3 Simple Ways To Begin Building Your Credit

Credit is a necessity if you want to purchase items that you don’t have the cash to afford on your own, like a car, home, an education, or other large purchases. However, if you haven’t proven yourself as a good credit risk previously, you may have a hard time getting the credit you need to make these essential purchases. So to help you begin to building the credit score you need to make these larger purchases, here are three simple ways, other than using credit cards, that can help you build your credit. 

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Make Your Payments On Time 

When you’ve made a purchase based on credit, or even if you just have a monthly bill, it’s vital that you make those payments on time. Erin El Issa and Bev O’Shea, contributors to Nerd Wallet, share that having a goal to make 100 percent of your payments on time will be a big benefit to your credit score. By doing this, you prove that you can be responsible with credit and are a good credit risk because you have a track record of paying back your debts on time. And while you might not think that paying on time is that big of a deal, remember that if your bills go to collections, that could severely damage your credit score—something you definitely want to avoid. 

Keep Your Balances Low 

Although it is important that you use credit to build credit, you also want to be careful how much credit you’re using. According to Dana Dratch, a contributor to BankRate.com, the smaller the balance you have on your credit card or other repayment, the better it is for your credit. Especially if you have a large credit limit but don’t need to use the amount you have, this is a good sign that you know how to use credit and work with your credit. Dratch shares that the ideal amount to have as a credit balance at any one time is around 30 percent of the credit limit or lower. By doing this, you again show that you don’t allow the ability to borrow on credit control the way you manage your money.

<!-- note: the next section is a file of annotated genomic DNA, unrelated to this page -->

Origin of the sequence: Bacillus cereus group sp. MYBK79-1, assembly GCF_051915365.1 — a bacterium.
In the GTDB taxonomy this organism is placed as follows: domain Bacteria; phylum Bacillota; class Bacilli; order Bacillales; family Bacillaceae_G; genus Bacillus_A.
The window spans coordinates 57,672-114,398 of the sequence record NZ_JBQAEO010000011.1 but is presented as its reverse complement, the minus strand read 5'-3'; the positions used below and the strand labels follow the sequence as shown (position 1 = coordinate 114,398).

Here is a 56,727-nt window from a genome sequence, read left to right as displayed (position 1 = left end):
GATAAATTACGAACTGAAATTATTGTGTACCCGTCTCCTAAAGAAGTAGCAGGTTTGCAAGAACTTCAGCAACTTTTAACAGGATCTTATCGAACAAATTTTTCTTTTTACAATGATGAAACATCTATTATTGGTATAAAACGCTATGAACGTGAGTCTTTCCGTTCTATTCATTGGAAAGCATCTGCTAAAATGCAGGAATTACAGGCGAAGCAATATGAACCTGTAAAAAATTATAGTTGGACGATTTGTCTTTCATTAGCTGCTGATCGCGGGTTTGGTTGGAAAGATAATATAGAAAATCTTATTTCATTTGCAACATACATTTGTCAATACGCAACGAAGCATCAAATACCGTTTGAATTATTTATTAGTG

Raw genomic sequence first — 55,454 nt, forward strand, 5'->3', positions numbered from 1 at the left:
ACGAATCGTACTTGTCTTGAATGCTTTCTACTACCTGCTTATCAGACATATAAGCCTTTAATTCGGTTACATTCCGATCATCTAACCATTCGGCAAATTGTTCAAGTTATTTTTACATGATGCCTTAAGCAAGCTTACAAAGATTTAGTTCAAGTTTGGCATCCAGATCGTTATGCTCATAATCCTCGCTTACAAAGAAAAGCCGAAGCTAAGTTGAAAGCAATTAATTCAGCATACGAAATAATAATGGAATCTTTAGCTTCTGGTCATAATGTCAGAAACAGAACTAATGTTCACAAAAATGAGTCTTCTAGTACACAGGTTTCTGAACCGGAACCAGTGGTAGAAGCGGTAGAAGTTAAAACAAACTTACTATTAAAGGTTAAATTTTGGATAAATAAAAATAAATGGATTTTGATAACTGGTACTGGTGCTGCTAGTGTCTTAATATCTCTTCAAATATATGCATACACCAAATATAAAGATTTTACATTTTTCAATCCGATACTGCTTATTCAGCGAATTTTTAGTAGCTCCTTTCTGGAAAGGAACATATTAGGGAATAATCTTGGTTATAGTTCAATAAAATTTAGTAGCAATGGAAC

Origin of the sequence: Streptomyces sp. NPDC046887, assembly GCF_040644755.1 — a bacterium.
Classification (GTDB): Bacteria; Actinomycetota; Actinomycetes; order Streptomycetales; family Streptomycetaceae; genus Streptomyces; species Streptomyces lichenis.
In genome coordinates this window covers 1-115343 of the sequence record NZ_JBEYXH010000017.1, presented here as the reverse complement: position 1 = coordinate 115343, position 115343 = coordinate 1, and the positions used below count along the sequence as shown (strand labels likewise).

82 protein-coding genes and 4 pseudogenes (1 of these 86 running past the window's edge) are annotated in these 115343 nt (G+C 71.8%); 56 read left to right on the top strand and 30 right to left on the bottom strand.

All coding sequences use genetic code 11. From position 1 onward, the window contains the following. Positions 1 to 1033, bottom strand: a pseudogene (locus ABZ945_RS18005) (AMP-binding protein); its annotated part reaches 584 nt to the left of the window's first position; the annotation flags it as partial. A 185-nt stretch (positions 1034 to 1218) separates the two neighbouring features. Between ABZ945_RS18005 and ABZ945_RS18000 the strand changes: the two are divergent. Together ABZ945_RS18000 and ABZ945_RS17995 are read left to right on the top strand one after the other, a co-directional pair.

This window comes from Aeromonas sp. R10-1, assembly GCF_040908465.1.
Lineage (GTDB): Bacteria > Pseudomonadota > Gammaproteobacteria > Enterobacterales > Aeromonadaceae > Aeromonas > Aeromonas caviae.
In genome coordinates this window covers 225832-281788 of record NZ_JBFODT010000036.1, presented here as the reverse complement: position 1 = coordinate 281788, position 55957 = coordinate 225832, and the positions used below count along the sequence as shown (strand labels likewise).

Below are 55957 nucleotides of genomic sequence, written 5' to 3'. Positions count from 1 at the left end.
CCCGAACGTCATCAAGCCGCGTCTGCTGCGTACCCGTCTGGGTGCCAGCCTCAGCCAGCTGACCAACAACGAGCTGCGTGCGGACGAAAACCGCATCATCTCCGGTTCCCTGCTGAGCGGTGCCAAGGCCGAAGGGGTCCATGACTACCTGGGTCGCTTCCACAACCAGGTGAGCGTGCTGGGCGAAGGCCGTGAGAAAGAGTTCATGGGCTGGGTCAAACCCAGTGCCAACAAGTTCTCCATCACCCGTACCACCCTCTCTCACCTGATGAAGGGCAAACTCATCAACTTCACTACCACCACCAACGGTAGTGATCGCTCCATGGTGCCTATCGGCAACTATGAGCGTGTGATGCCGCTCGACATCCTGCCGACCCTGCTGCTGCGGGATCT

Report Your Own Good Credit Usage 

When you make a purchase on credit, your purchase and payment history is recorded and attributed to your credit score. But what about the other payments you make on a regular basis? Because those don’t necessarily affect your credit unless something goes wrong, Geoff Williams, a contributor to U.S. News and World Report, recommends self-reporting things like rent payments and utility bills to agencies like PRBC.com. Self-reporting can help show that you have a good repayment history without having to use credit to prove this point.

If you need simple yet effective ways to begin building your credit, use the tips mentioned above to help you do just that.

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